Home > Ministers for Health bring into law the world’s first comprehensive health labelling of alcohol products.

Ireland. Department of Health. [Department of Health] Ministers for Health bring into law the world’s first comprehensive health labelling of alcohol products. (22 May 2023)

External website: https://www.gov.ie/en/press-release/03997-minister...

The Minister for Health Stephen Donnelly has signed into law the Public Health (Alcohol) (Labelling) Regulations 2023 and the remaining provisions of Section 12 of the Public Health (Alcohol) Act. Section 12 and the Labelling Regulations together introduce comprehensive health labelling of alcohol products sold in Ireland and provide that similar health information will be available for customers in licensed premises. The law provides that the labels of alcohol products will state the calorie content and grams of alcohol in the product. They will warn about the risk of consuming alcohol when pregnant and will also warn of the risk of liver disease and fatal cancers from alcohol consumption. The labels will direct the consumer to the HSE website, www.askaboutalcohol.ie, for further information. There is a three-year lead-in time built into the law in order to give businesses significant time to prepare for the change. The law will apply from 22 May 2026.

Minister Donnelly said: "This law is designed to give all of us as consumers a better understanding of the alcohol content and health risks associated with consuming alcohol. With that information, we can make an informed decision about our own alcohol consumption. "Packaging of other food and drink products already contains health information and, where appropriate, health warnings. This law is bringing alcohol products into line with that."

Minister of State for Public Health, Wellbeing and the National Drugs Strategy, Hildegarde Naughton, added: "Everyone has a right to be told about the risks associated with a product before we consume it. This law is designed to ensure all consumers of alcohol have access to clear and concise information about the risks from alcohol.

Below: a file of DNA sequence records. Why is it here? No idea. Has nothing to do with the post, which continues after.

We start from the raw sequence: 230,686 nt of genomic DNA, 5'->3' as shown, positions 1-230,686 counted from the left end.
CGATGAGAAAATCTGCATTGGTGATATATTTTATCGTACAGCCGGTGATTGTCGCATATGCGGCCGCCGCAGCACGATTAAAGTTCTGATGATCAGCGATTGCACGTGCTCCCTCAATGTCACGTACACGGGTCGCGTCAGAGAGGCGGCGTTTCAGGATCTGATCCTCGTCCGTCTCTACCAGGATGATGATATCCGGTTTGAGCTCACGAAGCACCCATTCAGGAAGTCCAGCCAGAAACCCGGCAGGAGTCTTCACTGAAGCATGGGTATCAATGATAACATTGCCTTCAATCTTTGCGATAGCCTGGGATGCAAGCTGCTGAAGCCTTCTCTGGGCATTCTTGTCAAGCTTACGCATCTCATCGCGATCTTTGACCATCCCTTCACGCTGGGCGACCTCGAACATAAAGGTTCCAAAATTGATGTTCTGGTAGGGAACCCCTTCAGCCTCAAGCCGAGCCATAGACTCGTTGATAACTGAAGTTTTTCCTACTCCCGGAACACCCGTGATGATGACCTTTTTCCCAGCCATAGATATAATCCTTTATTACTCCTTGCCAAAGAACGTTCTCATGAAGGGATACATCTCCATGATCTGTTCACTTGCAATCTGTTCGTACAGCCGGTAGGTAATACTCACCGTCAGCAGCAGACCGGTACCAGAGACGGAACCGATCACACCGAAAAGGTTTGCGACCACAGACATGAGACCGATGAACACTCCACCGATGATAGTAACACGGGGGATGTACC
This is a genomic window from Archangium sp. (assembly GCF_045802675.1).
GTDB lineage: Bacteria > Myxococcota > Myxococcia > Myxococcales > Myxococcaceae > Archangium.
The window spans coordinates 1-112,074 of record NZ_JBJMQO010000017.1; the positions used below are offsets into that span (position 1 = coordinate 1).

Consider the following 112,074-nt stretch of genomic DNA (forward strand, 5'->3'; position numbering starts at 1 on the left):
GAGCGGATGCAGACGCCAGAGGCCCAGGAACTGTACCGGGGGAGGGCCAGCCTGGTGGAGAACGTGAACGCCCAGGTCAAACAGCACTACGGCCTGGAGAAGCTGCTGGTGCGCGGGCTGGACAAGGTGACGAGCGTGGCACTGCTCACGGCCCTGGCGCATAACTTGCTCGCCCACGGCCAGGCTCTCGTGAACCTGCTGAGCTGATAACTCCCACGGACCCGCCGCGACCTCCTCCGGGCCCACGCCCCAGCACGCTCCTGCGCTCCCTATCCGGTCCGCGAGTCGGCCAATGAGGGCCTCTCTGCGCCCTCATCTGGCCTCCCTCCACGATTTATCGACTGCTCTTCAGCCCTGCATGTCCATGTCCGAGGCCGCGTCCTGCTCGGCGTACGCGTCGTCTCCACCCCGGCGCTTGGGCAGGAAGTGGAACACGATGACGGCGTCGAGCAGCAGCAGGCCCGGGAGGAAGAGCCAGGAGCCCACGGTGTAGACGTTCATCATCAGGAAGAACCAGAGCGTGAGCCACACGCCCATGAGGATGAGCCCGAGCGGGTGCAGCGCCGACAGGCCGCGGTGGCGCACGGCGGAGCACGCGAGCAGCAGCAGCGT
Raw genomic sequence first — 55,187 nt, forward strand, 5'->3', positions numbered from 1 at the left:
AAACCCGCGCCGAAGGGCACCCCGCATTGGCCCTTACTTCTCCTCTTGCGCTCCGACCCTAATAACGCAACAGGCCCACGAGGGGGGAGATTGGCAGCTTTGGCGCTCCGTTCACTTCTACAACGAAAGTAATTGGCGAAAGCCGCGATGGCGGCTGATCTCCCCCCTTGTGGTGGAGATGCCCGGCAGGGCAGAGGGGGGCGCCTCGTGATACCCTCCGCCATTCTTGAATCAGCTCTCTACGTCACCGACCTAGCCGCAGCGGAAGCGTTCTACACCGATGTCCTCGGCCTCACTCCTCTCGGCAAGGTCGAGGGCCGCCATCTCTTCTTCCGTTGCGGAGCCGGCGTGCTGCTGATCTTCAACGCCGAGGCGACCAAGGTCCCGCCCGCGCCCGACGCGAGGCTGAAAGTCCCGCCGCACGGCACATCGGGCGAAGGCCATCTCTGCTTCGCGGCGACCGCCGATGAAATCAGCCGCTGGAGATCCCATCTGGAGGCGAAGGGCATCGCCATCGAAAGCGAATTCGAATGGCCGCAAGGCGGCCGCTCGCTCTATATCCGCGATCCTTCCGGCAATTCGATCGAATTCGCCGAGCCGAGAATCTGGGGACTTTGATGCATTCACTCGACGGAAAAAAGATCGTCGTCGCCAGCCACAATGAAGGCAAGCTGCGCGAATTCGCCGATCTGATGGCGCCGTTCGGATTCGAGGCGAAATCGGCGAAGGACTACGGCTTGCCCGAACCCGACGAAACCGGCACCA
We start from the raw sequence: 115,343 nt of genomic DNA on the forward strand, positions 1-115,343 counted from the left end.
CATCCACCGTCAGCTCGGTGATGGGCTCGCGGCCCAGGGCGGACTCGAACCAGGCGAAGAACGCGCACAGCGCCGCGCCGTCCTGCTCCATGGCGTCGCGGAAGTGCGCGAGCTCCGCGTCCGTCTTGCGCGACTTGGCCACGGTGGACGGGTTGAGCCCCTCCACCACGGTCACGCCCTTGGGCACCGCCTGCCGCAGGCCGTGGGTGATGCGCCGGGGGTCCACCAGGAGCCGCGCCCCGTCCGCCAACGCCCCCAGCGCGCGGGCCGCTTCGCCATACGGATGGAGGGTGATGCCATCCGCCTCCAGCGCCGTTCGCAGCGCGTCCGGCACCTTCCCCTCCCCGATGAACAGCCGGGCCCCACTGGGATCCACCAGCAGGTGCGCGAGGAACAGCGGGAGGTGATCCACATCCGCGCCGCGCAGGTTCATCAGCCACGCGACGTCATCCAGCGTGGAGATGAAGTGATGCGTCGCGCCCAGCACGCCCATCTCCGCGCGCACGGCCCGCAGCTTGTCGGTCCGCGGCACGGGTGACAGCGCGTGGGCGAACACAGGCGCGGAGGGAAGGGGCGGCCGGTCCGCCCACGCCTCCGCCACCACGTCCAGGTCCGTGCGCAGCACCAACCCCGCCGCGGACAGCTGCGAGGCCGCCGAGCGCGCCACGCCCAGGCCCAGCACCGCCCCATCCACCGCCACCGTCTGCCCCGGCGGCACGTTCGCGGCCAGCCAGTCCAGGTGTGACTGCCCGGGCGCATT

"The medical evidence is clear that a cancer risk applies even at lower levels of alcohol consumption."
Minister Donnelly concluded: "I welcome that we are the first country in the world to take this step and introduce comprehensive health labelling of alcohol products. I look forward to other countries following our example."

Light to moderate drinking levels caused almost 23,000 new cancer cases in 2017; almost half of these were female breast cancers. [Report on Alcohol and cancer in the WHO European Region (2020)]

60% of drinkers engaged in monthly heavy episodic drinking with 24% doing so on a weekly basis. [The National Drug and Alcohol survey findings for the period 2019-2020]

In 2019, an estimated 4.8% of all deaths here and 5.2% of disability adjusted life years were attributable to alcohol according to Global Burden of Disease data.

The average length of hospital stays for patients with alcohol-related diagnoses increased from 6.0 days in 1995 to 10.3 days in 2018, which suggests that illnesses are becoming more complex and taking longer to treat. The number of hospital bed days used due to these conditions has also significantly increased in the same period, from 56,264 (in 1995) to 177,892 (in 2018).

The evidence from the Healthy Ireland survey, carried out annually and based on a nationally representative sample of over 7,000 respondents, is that significant numbers of Irish consumers are unaware of the risk of health harms from alcohol consumption. Results from these annual surveys include the following:
asked whether it is safe to consume a small amount of alcohol while pregnant, 7% of respondents believed it to be safe and 9% did not know

  • 79% were unaware of the risk of breast cancer associated with drinking more than recommended amounts and 60% were unaware of the bowel cancer risk
  • 52% were unaware of the increased risk of stomach ulcers and 49% were unaware of a relationship between alcohol consumption and high blood pressure
  • those aged between 15 and 24 were typically less aware of the risk associated with heavy drinking than other age groups

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